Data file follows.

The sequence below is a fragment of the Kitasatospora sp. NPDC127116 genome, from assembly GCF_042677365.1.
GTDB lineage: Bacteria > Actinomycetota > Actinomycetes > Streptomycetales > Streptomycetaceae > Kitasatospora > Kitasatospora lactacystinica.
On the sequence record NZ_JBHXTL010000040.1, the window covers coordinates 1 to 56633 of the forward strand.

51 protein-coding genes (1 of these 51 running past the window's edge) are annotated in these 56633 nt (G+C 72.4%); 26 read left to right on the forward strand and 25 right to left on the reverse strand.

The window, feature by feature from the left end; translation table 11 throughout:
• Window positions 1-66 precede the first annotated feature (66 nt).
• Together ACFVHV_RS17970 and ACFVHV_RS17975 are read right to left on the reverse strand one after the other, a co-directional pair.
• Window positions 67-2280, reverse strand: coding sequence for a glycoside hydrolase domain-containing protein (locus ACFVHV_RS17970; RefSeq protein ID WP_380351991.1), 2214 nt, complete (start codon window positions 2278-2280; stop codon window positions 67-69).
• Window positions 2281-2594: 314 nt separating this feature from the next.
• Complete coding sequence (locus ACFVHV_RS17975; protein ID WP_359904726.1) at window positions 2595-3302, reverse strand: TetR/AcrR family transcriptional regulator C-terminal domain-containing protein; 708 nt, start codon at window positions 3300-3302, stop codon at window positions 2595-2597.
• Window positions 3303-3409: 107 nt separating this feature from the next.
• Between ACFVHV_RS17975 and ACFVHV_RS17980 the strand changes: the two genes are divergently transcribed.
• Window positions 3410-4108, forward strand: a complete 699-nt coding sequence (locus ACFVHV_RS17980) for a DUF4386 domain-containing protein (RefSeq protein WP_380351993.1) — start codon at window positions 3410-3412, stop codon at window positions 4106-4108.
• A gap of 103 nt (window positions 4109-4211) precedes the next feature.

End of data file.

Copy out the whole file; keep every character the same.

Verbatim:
The sequence below is a fragment of the Kitasatospora sp. NPDC127116 genome, from assembly GCF_042677365.1.
GTDB lineage: Bacteria > Actinomycetota > Actinomycetes > Streptomycetales > Streptomycetaceae > Kitasatospora > Kitasatospora lactacystinica.
On the sequence record NZ_JBHXTL010000040.1, the window covers coordinates 1 to 56633 of the forward strand.

51 protein-coding genes (1 of these 51 running past the window's edge) are annotated in these 56633 nt (G+C 72.4%); 26 read left to right on the forward strand and 25 right to left on the reverse strand.

The window, feature by feature from the left end; translation table 11 throughout:
• Window positions 1-66 precede the first annotated feature (66 nt).
• Together ACFVHV_RS17970 and ACFVHV_RS17975 are read right to left on the reverse strand one after the other, a co-directional pair.
• Window positions 67-2280, reverse strand: coding sequence for a glycoside hydrolase domain-containing protein (locus ACFVHV_RS17970; RefSeq protein ID WP_380351991.1), 2214 nt, complete (start codon window positions 2278-2280; stop codon window positions 67-69).
• Window positions 2281-2594: 314 nt separating this feature from the next.
• Complete coding sequence (locus ACFVHV_RS17975; protein ID WP_359904726.1) at window positions 2595-3302, reverse strand: TetR/AcrR family transcriptional regulator C-terminal domain-containing protein; 708 nt, start codon at window positions 3300-3302, stop codon at window positions 2595-2597.
• Window positions 3303-3409: 107 nt separating this feature from the next.
• Between ACFVHV_RS17975 and ACFVHV_RS17980 the strand changes: the two genes are divergently transcribed.
• Window positions 3410-4108, forward strand: a complete 699-nt coding sequence (locus ACFVHV_RS17980) for a DUF4386 domain-containing protein (RefSeq protein WP_380351993.1) — start codon at window positions 3410-3412, stop codon at window positions 4106-4108.
• A gap of 103 nt (window positions 4109-4211) precedes the next feature.